German MPs Snub Interior Minister Hard Stand on Bulgaria
The hardline position of German Minister of the Interior, Hans-Peter Friedrich, on Bulgaria's and Romania's Schengen accession has been met with opposition even among his own Christian Social Union.
According to the latest edition of Spiegel magazine, his proposal to restrict poor migrants from the two EU newcomers by not issuing them a visa after they have been found to have been using the German social assistance system for two years and asking their homelands to pay for the latter has been criticized by his colleagues.
Social Democratic Party politician, Gunther Krichbaum, Chairman of the EU Affairs Committee at the Bundestag, is quoted saying Germany should not restrict the influx of qualified work force, explaining the decision on Schengen should be made independently of the debate on Roma migration to Germany.
Gisela Piltz, Chair of the Parliamentary Group of the Free Democratic party at the Bundestag, stresses the free movement of people is one of the foundations of the EU with German employers benefiting from it as well.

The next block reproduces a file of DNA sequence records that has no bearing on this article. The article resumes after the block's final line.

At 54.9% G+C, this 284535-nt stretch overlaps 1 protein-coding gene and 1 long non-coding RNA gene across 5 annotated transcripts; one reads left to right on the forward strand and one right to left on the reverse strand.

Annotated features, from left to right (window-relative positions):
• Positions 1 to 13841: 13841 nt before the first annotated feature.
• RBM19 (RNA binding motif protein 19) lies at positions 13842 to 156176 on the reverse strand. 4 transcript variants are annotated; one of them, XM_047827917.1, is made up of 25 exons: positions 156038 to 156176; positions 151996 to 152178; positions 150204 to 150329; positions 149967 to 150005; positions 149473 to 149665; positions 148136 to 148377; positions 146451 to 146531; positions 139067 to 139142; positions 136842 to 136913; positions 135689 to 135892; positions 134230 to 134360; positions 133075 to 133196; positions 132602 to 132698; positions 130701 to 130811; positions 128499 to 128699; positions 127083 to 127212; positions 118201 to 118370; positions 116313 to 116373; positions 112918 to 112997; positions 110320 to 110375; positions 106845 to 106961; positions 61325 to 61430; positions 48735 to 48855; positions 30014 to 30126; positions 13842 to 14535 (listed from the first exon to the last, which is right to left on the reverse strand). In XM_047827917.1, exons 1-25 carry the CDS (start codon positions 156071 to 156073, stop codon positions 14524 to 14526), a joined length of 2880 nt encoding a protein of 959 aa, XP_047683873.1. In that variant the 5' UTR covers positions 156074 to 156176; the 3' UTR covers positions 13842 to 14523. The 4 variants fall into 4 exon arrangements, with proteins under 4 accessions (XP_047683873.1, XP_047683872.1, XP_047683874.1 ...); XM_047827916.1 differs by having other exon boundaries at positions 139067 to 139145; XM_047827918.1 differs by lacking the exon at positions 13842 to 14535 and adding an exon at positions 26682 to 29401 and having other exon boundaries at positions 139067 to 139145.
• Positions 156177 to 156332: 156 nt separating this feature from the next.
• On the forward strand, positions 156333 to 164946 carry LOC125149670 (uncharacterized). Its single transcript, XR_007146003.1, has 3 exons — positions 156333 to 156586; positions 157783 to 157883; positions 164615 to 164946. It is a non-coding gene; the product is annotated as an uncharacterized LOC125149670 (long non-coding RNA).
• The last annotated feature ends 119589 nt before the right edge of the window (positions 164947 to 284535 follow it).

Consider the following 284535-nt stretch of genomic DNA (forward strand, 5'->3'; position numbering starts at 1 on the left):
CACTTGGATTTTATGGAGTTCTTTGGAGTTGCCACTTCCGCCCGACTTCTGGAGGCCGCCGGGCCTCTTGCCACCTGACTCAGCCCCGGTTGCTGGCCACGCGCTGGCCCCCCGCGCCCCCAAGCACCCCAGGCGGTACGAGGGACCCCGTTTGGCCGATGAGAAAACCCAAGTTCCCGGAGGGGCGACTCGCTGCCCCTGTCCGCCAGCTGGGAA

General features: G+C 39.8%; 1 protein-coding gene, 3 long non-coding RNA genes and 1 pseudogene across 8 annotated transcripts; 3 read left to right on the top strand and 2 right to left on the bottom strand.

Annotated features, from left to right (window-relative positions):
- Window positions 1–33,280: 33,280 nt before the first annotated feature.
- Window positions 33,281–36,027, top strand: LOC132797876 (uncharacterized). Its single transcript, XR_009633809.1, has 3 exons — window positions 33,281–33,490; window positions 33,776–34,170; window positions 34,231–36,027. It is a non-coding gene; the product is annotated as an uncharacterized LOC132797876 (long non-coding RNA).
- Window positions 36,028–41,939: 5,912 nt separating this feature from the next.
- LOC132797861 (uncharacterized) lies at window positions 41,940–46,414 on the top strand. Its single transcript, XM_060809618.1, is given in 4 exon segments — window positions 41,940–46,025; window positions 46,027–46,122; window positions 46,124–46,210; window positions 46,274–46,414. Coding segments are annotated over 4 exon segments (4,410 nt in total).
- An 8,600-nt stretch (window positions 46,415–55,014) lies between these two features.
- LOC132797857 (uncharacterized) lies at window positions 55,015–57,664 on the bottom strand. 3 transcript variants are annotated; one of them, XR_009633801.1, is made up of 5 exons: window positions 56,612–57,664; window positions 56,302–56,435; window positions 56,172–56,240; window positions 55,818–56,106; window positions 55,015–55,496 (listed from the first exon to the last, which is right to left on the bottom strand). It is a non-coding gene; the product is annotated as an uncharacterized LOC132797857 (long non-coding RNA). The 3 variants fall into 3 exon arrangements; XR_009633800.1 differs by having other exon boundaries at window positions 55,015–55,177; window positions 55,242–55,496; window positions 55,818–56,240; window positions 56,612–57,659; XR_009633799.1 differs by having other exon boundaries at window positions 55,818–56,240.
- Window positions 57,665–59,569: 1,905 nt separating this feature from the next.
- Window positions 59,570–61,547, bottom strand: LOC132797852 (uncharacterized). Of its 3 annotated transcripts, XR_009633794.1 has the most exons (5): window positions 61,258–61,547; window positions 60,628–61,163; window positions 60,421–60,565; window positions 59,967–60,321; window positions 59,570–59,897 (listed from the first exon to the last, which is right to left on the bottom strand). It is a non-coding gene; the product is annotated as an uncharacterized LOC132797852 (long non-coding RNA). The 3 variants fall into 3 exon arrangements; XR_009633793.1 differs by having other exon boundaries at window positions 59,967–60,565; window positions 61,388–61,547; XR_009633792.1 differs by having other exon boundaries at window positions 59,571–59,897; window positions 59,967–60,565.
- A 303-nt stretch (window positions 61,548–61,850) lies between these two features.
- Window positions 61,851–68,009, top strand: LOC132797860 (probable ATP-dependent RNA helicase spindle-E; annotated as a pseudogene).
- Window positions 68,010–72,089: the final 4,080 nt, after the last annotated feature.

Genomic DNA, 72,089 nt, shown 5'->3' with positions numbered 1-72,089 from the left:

Friedrich grounded his proposals on the need for Germany to prevent the draining of its social system.
The MPs counter it would be impossible to have the entire Old Continent go to Germany over its best social system.
Official data from the German Labor Bureau, cited by the Bulgarian online news agency Dnevnik, shows that common immigrants from Bulgaria and Romania do not count on social assistance. In 2012, 176 000 people from the two countries have arrived in Germany and 88 000 went back to their homelands.
By the end of 2012, nearly 100 000 people from Bulgaria and Romania have worked with contracts providing them social security and benefits and have paid social contributions.
The number of unemployed Bulgarians has increased by 35% to 11 606, but this is lower than the average for foreign workers in Germany.
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